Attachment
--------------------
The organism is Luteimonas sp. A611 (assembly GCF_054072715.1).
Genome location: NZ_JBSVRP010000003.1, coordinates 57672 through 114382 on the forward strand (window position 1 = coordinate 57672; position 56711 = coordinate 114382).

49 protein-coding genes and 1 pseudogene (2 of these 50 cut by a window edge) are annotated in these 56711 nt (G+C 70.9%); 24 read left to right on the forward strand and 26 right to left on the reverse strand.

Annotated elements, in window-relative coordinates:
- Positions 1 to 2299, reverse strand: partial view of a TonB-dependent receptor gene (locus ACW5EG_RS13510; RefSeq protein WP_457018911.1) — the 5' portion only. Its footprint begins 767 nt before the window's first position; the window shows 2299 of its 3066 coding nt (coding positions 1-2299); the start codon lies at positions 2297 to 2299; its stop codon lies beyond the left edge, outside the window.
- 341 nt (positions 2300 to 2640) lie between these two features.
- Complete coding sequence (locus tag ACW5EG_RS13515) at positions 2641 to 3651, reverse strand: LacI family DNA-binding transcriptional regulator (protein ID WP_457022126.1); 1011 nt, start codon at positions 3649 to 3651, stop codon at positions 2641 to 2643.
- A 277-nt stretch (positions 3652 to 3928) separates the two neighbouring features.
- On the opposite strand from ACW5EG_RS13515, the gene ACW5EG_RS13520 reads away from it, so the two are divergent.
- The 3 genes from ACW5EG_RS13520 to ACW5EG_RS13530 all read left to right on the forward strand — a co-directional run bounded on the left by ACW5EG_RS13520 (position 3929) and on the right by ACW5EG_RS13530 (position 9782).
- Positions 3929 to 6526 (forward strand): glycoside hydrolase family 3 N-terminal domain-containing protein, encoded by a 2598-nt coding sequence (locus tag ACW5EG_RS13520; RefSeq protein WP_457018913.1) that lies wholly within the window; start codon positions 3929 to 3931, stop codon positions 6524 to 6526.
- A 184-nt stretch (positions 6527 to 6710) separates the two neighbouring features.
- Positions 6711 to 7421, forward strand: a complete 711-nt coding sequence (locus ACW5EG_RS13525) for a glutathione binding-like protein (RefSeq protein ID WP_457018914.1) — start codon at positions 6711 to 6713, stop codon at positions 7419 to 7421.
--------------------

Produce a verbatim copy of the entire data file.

The organism is Luteimonas sp. A611 (assembly GCF_054072715.1).
Genome location: NZ_JBSVRP010000003.1, coordinates 57672 through 114382 on the forward strand (window position 1 = coordinate 57672; position 56711 = coordinate 114382).

49 protein-coding genes and 1 pseudogene (2 of these 50 cut by a window edge) are annotated in these 56711 nt (G+C 70.9%); 24 read left to right on the forward strand and 26 right to left on the reverse strand.

Annotated elements, in window-relative coordinates:
- Positions 1 to 2299, reverse strand: partial view of a TonB-dependent receptor gene (locus ACW5EG_RS13510; RefSeq protein WP_457018911.1) — the 5' portion only. Its footprint begins 767 nt before the window's first position; the window shows 2299 of its 3066 coding nt (coding positions 1-2299); the start codon lies at positions 2297 to 2299; its stop codon lies beyond the left edge, outside the window.
- 341 nt (positions 2300 to 2640) lie between these two features.
- Complete coding sequence (locus tag ACW5EG_RS13515) at positions 2641 to 3651, reverse strand: LacI family DNA-binding transcriptional regulator (protein ID WP_457022126.1); 1011 nt, start codon at positions 3649 to 3651, stop codon at positions 2641 to 2643.
- A 277-nt stretch (positions 3652 to 3928) separates the two neighbouring features.
- On the opposite strand from ACW5EG_RS13515, the gene ACW5EG_RS13520 reads away from it, so the two are divergent.
- The 3 genes from ACW5EG_RS13520 to ACW5EG_RS13530 all read left to right on the forward strand — a co-directional run bounded on the left by ACW5EG_RS13520 (position 3929) and on the right by ACW5EG_RS13530 (position 9782).
- Positions 3929 to 6526 (forward strand): glycoside hydrolase family 3 N-terminal domain-containing protein, encoded by a 2598-nt coding sequence (locus tag ACW5EG_RS13520; RefSeq protein WP_457018913.1) that lies wholly within the window; start codon positions 3929 to 3931, stop codon positions 6524 to 6526.
- A 184-nt stretch (positions 6527 to 6710) separates the two neighbouring features.
- Positions 6711 to 7421, forward strand: a complete 711-nt coding sequence (locus ACW5EG_RS13525) for a glutathione binding-like protein (RefSeq protein ID WP_457018914.1) — start codon at positions 6711 to 6713, stop codon at positions 7419 to 7421.